George Kritikos: I usually drop my starter unless I have a truly elite kicker or defense who provides a true advantage every week. I will stream in many cases unless there are transaction limits, a competitive waiver wire, or large rosters that convince other owners to roster multiple options. Most kickers and defenses are pretty similar overall so there is rarely a reason not to play matchups.
Chris Allen: Unless it’s a kicker attached to one of the top offenses in the league (Bass, Butker, etc.), I stream the position on a weekly basis. A lot of the concepts Denny Carter and Jennifer Eakins discuss in their kicker pieces are staples to my process for selecting a kicker. Defenses have a bit more nuance to them as we can, at a high level, project how a defense should fare on a weekly basis. I don’t typically draft the elite defenses (DAL, NE, etc.) as their yearly performances vary year over year. I will find a unit with good players attached to a strong offense (e.g. BUF, KC) to start the season and will stream if their performance begins to wane.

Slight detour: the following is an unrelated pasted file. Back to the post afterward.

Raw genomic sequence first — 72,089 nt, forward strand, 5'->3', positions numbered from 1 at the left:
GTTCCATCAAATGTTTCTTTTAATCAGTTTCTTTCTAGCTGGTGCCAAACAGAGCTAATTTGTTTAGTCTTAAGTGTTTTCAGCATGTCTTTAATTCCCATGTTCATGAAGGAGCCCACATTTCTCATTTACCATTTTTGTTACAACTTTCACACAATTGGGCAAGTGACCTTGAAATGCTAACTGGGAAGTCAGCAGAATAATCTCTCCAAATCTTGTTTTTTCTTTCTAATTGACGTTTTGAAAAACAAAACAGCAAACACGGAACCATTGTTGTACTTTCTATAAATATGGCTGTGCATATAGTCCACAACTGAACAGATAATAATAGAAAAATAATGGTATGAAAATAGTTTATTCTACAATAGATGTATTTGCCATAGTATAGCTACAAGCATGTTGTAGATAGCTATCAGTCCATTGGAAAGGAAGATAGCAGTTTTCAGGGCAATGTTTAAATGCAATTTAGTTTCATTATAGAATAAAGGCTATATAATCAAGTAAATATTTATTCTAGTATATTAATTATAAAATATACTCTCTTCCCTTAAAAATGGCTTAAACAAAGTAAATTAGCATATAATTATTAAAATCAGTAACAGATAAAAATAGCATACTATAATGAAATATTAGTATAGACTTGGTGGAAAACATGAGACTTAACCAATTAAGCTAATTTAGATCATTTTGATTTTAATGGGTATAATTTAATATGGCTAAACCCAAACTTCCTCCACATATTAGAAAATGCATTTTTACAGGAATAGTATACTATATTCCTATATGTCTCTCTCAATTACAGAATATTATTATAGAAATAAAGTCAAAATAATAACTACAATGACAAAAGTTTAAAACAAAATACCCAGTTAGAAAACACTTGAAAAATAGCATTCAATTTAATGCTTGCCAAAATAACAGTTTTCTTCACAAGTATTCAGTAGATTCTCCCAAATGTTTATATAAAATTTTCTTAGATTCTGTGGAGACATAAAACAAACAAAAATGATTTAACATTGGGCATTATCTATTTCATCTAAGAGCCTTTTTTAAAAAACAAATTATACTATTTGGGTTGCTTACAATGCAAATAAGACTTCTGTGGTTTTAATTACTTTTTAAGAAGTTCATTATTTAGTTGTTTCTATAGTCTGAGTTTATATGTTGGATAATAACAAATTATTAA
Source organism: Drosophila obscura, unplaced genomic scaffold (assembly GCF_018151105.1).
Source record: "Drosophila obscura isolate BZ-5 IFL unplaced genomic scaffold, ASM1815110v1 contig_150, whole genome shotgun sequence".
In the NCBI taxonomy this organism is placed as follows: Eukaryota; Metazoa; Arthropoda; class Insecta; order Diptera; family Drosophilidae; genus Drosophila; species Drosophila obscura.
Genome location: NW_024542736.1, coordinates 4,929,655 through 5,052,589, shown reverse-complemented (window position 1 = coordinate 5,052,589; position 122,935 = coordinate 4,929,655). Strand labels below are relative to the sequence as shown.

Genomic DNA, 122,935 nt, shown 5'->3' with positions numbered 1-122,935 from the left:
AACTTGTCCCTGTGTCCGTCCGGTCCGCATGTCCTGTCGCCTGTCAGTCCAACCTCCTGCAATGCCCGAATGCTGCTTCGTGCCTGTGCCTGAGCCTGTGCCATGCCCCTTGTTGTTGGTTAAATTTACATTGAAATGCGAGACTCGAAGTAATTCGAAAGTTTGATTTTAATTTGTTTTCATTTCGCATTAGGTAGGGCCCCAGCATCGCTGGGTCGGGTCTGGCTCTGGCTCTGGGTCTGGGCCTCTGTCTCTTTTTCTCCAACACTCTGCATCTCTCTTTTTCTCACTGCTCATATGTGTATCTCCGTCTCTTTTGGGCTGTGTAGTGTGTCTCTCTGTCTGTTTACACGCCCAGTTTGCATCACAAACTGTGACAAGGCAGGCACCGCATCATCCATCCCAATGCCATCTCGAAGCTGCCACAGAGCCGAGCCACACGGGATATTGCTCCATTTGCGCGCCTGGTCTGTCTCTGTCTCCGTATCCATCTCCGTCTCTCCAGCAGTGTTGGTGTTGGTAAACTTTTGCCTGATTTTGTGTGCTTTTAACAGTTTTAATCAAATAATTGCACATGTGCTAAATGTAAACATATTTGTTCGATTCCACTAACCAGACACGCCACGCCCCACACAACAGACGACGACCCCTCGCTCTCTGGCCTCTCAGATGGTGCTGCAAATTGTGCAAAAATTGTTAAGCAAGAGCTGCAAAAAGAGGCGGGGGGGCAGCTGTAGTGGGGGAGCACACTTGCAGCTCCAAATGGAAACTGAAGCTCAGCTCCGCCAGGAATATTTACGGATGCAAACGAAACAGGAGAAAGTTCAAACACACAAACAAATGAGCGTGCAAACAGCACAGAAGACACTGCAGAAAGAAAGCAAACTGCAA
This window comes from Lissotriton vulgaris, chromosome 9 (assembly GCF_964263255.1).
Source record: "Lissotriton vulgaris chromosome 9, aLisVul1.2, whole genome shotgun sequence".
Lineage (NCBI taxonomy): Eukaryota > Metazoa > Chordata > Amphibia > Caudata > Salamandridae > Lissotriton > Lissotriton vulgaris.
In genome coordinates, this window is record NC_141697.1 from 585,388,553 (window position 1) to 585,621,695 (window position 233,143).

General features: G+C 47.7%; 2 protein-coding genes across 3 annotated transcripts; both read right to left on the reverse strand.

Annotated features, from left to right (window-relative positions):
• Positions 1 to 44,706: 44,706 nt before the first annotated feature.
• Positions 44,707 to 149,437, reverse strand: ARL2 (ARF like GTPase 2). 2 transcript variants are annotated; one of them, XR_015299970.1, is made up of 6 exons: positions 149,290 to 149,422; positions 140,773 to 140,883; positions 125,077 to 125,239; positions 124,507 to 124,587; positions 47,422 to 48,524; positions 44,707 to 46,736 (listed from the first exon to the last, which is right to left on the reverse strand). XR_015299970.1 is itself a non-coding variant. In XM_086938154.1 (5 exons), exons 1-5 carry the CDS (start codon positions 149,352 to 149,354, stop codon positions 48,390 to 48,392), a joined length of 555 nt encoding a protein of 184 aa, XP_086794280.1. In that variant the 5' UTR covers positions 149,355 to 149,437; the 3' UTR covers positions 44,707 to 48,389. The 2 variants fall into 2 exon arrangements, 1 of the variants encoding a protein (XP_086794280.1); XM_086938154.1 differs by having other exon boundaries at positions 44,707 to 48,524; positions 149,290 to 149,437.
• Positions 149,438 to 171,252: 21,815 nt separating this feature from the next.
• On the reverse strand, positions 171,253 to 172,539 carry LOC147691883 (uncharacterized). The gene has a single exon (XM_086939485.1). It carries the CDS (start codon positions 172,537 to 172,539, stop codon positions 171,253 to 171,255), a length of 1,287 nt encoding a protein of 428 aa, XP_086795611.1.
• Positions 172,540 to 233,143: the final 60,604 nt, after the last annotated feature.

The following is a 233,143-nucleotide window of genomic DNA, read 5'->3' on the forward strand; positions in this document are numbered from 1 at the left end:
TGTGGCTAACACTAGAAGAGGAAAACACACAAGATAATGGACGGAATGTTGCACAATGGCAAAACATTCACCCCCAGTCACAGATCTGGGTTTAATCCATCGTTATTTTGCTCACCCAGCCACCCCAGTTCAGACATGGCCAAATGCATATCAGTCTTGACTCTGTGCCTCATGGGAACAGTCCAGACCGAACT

Andrew Fleischer: In a typical 12-team redraft league, I’ll only draft one kicker and one defense and fire a couple extra shots at wide receiver and running back, and it’s not a terrible proposition to forgo kicker entirely if the league allows and pick one up off waivers just prior to Week 1. Unless I’ve drafted a kicker who’s pacing the entire league, I’ll just drop my kicker for the bye week and stream the rest of the way. Usually, I’ll just stream week-to-week at the position. I do like to draft a team defense, but unless I’m carrying a top-five unit like Cowboys/Patriots, I’ll stream based on matchups every week regardless of byes.
Consensus: Most of the analysts agree that the positions are streamable, but will keep an elite player if possible. Perhaps the best note here is not to draft one early. George re-iterated a key development in all leagues – check your league settings! Transaction and roster limits can answer this question for you.
5. Do you help out other fantasy owners in your league if it’s getting close to game time and you notice they’re starting someone on a bye week?
Brandon Niles: I will if I notice, but I rarely do if I’m not the commissioner or playing against them that week. I think it’s good karma to let someone know if you see a glaring issue with their lineup. A bad decision is one thing, but if I see my opponent is starting someone on bye or inactive, I’ll shoot them a message.